Russian roulette, Texas shoot-out etc. It is not uncommon to provide for an alternative termination mechanism. In many joint venture configurations, the sale of JVC shares to a third party or to only one of the parties is not acceptable. Sometimes, the parties may foresee which of the two would be the most appropriate acquirer of the JVC shares. The key issue in such cases is the valuation of the shares at a reasonable price. The contract clauses providing for a valuation or acquirer-appointing mechanism have been given exotic names such as ‘Russian roulette’ or ‘Texas shoot-out’. It is beyond the scope of this book to elaborate on all the ins and outs of such clauses, but a brief description of three common mechanisms is given below.

  1. Russian roulette (two-party JVC’s). When it is uncertain who will buy out the other party, a common mechanism provides for an internal auction (also called Russian roulette).[1] Both parties should indicate whether they want to buy or sell, and at what price. If one party wants to sell and the other wants to buy, then the latter must buy at the price proposed by the former party. If both parties want to sell, then the highest bidding party must buy at the lowest offered price (and vice versa in case of two willing buyers). The combination of these two outcomes embodies an implicit incentive for the willing seller to offer at an appropriate price (i.e. if it offered at a too high price, it would become the buyer; and there is no reason to anticipate an offer at a below-value price).
  2. Texas shootout (multiparty JVC’s). When it is uncertain who will buy out the other party, another common mechanism can be applied in a multi-party JVC (it is known as a Texas shootout). An independent person who will facilitate the process must propose a share price for the JVC. All parties will indicate whether they are willing to buy or sell at that price. The indicated sellers will sell at that price; if more than one party wants to buy, the process is repeated among the willing buyers at a bid price increased by five or ten percent, until there is one buyer left. If at some point all the remaining willing buyers turn into willing sellers, the price is decreased by 1 percent (and goes down until there is one buyer). The prices to be paid by the buyer will be the prices at which the relevant seller was still willing to buy. If the first round provides only sellers, instead of increasing, the price will decrease by 5 or 10 percent (and while the reference price goes down each time, the mechanism works mutatis mutandis the same).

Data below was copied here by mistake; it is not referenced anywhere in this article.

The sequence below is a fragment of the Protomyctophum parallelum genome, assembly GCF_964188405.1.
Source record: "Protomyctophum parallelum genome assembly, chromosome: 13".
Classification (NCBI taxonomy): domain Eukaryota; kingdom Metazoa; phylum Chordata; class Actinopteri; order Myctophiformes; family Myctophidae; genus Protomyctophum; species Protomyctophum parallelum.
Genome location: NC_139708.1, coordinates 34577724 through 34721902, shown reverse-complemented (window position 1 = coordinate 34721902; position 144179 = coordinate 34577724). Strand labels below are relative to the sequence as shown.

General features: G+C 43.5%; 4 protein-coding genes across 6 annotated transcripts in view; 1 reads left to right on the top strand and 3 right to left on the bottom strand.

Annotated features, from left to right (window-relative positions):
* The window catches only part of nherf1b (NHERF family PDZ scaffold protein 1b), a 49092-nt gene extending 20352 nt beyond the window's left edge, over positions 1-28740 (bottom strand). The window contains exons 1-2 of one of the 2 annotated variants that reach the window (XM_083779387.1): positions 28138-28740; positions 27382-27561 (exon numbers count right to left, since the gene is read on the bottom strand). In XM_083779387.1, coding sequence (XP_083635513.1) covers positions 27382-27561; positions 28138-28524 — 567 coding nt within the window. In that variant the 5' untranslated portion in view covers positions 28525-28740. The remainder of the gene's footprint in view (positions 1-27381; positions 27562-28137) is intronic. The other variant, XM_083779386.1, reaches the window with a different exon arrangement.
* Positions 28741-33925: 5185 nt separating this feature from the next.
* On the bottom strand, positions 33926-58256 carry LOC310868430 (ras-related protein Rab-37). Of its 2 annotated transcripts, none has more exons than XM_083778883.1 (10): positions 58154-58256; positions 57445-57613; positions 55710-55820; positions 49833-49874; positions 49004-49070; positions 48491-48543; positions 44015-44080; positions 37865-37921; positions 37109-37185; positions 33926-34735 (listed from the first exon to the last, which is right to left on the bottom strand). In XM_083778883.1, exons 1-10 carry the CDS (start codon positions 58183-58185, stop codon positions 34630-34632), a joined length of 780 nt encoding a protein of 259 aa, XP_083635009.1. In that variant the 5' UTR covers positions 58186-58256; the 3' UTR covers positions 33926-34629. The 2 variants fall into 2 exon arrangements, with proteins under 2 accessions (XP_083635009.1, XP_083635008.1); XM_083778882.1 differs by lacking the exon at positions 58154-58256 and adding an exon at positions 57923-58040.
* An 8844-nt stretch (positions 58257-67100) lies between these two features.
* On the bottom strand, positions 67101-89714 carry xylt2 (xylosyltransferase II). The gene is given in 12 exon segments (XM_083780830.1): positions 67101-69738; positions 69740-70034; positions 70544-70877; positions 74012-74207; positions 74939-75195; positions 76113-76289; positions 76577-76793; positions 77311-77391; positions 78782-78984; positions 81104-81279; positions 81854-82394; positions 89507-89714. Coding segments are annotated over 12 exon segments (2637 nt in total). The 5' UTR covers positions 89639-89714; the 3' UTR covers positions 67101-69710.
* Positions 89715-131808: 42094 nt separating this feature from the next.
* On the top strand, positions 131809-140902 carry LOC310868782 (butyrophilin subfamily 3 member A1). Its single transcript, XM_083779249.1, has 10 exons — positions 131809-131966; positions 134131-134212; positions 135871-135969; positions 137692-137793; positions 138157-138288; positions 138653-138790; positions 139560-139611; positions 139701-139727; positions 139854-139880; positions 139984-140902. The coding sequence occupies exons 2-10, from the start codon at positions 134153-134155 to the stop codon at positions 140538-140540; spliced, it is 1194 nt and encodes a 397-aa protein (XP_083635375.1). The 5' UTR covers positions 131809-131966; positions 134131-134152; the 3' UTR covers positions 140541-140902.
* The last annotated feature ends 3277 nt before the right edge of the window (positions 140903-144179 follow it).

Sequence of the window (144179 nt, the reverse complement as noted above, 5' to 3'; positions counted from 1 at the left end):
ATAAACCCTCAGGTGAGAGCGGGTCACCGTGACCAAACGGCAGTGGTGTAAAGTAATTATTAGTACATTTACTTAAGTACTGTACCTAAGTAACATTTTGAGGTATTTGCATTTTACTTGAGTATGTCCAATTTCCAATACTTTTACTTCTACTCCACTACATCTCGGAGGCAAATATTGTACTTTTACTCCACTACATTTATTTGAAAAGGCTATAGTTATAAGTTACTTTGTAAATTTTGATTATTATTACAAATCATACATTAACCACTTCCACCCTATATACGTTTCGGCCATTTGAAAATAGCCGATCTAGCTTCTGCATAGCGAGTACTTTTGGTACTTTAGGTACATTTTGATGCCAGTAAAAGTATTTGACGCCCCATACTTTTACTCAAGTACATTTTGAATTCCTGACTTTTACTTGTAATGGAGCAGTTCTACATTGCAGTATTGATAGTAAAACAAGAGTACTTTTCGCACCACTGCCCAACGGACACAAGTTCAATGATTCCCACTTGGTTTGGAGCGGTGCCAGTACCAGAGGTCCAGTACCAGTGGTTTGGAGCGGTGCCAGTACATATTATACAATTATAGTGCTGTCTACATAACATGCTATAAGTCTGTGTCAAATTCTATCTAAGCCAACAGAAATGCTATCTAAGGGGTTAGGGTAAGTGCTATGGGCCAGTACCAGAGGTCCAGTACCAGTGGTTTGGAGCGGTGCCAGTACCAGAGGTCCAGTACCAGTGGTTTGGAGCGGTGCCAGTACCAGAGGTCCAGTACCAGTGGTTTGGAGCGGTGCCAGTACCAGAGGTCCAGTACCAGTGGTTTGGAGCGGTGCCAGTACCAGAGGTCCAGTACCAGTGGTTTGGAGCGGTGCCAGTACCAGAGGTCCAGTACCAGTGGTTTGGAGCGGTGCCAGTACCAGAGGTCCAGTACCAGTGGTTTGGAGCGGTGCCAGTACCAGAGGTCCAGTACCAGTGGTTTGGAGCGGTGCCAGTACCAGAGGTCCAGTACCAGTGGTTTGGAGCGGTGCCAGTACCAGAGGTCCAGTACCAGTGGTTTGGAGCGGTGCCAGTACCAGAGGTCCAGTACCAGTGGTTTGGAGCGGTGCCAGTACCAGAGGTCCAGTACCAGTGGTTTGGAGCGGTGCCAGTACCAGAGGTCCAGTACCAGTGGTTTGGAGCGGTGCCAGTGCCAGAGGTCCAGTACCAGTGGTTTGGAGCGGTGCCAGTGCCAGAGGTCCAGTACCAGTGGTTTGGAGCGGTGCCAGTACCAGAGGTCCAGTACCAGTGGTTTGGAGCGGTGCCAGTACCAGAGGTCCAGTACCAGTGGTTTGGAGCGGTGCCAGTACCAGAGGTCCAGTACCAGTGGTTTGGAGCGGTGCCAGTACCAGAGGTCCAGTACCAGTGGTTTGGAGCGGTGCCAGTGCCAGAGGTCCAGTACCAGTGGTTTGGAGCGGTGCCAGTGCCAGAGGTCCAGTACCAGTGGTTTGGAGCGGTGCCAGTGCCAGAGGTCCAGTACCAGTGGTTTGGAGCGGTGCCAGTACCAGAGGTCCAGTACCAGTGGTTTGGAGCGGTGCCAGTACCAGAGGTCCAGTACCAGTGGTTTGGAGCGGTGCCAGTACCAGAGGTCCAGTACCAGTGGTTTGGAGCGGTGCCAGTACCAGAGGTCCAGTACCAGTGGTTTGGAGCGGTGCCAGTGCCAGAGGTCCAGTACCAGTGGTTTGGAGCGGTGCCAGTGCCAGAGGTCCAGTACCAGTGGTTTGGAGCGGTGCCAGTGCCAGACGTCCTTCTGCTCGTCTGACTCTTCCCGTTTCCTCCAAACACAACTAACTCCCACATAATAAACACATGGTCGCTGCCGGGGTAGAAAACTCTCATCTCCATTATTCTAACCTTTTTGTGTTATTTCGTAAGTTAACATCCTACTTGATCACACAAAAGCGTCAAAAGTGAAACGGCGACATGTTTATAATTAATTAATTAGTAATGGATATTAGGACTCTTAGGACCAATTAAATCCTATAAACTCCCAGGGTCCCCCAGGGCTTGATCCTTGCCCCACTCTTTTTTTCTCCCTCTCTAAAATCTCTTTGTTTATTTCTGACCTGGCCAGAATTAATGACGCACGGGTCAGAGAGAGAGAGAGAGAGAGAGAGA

3. One pre-appointed acquirer. If one particular party must eventually acquire all the shares, the bidding mechanisms described above do not work. Instead, the valuation must be more adequate. A termination mechanism would require each of the parties to propose a valuation of the JVC shares (including a breakdown and explanation as to how the valuation has been calculated. If there is a difference between them, the parties will discuss both valuations and deviations. If after a period of (for example) 60 days no consensus is reached on the price, each party may require the appointment of an independent accountant, and it is therefore important that the joint venture agreement provides for an appointing authority in case the parties fail to agree on one person or firm. The appointed independent accountant will establish the price at which the prospected seller must sell and the anticipated buyer must acquire. The mechanism might contain instructions as regards the valuation method (but in many cases, it is best not to include such instructions).

This mechanism matches the auction principle developed by Nobel Prize winner William Vickrey.

Completing your joint venture agreement

The provisions in the ITC model Corporate Joint Venture Agreement may be added to the Alliance or collaboration agreement:

  • Article 5 (capital and further finance)
  • Article 6 (directors and management)
  • Article 7 (reserved matters for important decisions)
  • Article 9 (additional contributions)
  • Article 13 (restrictions on the parties)
  • Article 14 (deadlock and termination)